In San Diego, the good citizens wonder where all the controversy will end. A recent New York Times article claimed that San Diegans wondered if they could ever trust their government again, and felt that they’d lost the luster of being a model city.
In Chicago, any such feeling disappeared around 1890. For years, Chicago has been giving the country how-to lessons on corruption – from Big Bill Thompson, who on the one hand portrayed himself as a reformer, while having the other squarely in Capone’s pocket, to the current mayor Richard Daley, who’s attempting to downplay controversy surrounding three different scandals.
Corruption and Chicago have gone hand-in-hand so long that natives quip that the city’s motto is “what’s in it for me?” While standing in line at the alderman’s office recently, a woman was asked, “Is this the line for the alderman’s office?” She answered, “Depends. If you want a city sticker or permit, yes. If you’re dropping off a bribe, you can go right in.”
Given that attitude, it’s no surprise that few people are up in arms over what’s happening in the Cook County Commissioner’s office. 76-year-old John Stroger won the primary in March for the position he’s held for around the last 10 years – despite the fact that he had suffered a debilitating stroke a few weeks before, and was in the hospital at the time of the election.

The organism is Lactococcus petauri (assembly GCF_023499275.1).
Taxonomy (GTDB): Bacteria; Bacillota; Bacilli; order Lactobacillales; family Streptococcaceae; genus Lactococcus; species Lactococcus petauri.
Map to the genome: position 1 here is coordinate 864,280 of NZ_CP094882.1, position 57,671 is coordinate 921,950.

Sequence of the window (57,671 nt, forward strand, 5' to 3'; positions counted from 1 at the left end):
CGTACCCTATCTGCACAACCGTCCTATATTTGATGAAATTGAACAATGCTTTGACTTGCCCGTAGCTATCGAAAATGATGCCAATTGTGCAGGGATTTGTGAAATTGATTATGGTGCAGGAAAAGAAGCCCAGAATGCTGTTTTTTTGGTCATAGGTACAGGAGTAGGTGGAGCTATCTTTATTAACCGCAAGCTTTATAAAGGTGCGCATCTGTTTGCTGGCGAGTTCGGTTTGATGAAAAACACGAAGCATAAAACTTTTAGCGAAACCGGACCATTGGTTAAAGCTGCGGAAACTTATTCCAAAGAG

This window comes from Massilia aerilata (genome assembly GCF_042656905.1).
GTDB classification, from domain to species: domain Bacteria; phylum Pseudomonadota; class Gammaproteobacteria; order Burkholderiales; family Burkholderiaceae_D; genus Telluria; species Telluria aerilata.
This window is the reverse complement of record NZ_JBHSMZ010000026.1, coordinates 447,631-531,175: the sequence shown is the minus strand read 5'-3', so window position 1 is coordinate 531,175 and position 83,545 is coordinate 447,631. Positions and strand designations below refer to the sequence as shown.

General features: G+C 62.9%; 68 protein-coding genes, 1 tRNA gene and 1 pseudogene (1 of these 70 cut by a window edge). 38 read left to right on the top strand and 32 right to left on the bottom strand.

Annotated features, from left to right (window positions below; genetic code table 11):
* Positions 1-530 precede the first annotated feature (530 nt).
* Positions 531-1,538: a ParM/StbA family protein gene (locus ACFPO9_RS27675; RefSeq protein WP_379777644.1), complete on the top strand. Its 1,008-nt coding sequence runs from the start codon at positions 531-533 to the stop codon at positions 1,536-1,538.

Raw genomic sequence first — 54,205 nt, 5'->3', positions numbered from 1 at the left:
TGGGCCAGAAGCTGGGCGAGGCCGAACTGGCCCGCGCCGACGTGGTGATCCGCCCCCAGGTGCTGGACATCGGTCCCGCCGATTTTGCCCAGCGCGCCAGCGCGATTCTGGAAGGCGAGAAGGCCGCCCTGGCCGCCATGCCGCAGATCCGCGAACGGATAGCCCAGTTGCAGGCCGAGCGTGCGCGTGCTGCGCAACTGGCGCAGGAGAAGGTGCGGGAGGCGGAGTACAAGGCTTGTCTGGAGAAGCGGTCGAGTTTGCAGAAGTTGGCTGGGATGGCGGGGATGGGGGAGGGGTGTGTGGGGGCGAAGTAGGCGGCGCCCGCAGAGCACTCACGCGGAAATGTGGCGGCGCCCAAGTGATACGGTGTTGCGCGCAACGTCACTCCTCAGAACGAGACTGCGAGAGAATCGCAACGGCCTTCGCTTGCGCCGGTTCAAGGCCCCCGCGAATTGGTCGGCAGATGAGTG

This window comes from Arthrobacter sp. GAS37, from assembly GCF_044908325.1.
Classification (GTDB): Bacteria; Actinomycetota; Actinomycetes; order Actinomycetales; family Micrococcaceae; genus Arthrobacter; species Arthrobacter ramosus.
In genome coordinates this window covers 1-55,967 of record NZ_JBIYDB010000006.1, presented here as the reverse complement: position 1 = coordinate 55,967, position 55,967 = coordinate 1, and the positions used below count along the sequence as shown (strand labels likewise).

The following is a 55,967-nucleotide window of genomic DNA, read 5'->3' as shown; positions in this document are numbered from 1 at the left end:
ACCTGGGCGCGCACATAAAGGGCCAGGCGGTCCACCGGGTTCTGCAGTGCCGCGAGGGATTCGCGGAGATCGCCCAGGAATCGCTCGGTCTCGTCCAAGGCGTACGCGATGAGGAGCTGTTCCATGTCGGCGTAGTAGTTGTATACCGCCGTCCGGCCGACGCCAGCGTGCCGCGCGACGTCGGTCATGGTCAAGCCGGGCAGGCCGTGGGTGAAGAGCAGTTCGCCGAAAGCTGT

Now the battle to succeed Stroger – who’s recovering in an extended care facility – has been joined. The first shot was fired – naturally – by Stroger’s own son, who volunteered to fill in if Dad was unable to competently do his job after the November election (he’s expected to easily win). Soon other African-American politicians (Stroger is African-American) jumped on the bandwagon, aiming for their shot at glory. Even Jesse Jackson – junior, not senior, whom no one in Chicago takes seriously – piped in his opinion.
For now, Stroger insists on staying in the job he’s had a virtual lock on – so much so, that he was able to rename Cook County Hospital for himself while still in office. But it’s a long summer, and there’s plenty more time for political grandstanding.